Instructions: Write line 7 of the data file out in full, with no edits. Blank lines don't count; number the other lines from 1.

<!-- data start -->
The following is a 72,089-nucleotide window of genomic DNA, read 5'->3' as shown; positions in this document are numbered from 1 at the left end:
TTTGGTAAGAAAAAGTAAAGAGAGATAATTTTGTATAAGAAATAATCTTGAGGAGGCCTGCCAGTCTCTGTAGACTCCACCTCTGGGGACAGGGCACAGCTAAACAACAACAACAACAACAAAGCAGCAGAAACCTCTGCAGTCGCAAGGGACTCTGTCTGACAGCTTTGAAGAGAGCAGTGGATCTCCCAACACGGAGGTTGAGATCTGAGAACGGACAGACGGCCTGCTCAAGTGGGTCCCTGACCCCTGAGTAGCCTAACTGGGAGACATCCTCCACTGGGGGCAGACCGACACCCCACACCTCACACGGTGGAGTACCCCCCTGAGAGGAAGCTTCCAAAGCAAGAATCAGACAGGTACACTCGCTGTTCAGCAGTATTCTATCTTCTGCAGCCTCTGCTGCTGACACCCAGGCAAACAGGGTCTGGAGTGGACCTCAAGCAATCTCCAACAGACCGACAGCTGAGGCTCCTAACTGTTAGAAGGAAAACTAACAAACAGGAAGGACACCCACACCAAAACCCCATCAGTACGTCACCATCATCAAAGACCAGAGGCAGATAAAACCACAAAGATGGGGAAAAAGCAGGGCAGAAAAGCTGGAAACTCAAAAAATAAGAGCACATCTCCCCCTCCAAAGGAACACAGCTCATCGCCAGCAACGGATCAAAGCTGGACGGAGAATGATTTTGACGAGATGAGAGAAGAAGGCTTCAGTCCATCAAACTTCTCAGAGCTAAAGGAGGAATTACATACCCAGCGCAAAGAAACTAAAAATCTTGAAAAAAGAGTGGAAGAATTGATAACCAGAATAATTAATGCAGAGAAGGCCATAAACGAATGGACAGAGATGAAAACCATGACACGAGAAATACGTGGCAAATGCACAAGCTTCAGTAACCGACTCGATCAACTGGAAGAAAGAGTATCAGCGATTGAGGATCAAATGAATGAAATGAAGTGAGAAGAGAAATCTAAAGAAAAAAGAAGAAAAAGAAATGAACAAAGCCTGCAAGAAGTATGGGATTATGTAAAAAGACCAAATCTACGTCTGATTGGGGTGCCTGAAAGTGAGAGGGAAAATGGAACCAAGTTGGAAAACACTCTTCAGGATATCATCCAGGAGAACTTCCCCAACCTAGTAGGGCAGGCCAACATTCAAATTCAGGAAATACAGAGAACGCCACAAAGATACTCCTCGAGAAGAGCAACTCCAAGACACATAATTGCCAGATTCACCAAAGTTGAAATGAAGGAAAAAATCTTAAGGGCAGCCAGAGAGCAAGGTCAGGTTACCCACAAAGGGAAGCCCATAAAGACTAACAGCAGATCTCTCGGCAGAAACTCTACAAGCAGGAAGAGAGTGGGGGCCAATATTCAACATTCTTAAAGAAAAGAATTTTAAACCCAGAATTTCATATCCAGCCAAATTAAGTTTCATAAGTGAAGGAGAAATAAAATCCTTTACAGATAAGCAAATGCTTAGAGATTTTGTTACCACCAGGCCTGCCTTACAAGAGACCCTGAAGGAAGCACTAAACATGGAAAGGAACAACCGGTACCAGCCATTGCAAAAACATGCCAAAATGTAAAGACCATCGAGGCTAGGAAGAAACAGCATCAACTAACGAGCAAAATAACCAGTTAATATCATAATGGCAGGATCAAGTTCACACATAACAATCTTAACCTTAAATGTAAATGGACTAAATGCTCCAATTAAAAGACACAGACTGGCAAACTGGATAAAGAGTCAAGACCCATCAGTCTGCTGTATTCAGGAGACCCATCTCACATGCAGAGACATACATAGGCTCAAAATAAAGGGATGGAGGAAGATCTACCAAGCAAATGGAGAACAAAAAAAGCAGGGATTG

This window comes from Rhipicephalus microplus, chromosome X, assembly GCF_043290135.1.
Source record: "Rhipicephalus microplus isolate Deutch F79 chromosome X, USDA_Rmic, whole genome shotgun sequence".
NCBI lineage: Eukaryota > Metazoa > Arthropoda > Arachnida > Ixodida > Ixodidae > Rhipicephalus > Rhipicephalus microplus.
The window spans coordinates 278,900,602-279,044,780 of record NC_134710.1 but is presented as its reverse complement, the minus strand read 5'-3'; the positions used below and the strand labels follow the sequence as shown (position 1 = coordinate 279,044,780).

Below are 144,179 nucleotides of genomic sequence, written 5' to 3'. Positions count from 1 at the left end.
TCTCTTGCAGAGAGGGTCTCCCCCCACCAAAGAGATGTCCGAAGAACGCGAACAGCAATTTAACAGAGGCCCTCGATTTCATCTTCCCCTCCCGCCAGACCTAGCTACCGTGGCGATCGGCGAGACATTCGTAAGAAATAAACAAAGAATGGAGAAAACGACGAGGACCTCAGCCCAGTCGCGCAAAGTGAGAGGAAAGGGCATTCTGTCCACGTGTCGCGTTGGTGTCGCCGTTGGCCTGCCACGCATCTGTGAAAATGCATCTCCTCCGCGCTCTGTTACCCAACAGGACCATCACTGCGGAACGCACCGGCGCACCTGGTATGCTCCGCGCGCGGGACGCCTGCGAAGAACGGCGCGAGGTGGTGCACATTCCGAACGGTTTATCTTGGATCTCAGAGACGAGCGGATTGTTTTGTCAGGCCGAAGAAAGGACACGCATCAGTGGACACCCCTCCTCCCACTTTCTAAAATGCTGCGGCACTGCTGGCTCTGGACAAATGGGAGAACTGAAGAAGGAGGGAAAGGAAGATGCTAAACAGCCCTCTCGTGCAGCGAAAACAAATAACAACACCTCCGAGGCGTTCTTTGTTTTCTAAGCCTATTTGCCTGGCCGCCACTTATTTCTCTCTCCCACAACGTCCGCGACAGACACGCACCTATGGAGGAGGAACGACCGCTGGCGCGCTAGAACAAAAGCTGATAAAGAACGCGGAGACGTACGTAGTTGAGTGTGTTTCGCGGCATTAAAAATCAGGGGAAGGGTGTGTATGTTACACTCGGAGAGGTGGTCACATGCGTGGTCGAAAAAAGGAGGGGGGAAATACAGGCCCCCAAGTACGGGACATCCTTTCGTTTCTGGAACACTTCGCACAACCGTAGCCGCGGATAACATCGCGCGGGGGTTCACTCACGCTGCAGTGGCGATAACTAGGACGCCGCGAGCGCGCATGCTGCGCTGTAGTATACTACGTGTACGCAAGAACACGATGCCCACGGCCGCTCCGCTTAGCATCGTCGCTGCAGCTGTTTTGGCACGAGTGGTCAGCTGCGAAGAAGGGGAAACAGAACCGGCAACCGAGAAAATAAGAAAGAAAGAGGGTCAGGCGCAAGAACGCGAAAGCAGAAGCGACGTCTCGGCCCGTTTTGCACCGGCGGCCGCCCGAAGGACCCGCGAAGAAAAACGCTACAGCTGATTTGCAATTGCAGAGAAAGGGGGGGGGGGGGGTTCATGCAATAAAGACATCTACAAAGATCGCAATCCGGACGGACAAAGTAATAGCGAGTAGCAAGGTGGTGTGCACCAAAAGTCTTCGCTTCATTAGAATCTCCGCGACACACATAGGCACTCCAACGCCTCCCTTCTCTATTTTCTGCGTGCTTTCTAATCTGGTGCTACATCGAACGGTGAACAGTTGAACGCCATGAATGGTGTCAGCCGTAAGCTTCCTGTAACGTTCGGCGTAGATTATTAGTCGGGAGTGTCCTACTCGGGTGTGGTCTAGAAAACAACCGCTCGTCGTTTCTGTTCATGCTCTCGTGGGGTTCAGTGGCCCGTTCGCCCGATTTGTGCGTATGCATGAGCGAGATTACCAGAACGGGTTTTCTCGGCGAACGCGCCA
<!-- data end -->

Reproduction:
Below are 144,179 nucleotides of genomic sequence, written 5' to 3'. Positions count from 1 at the left end.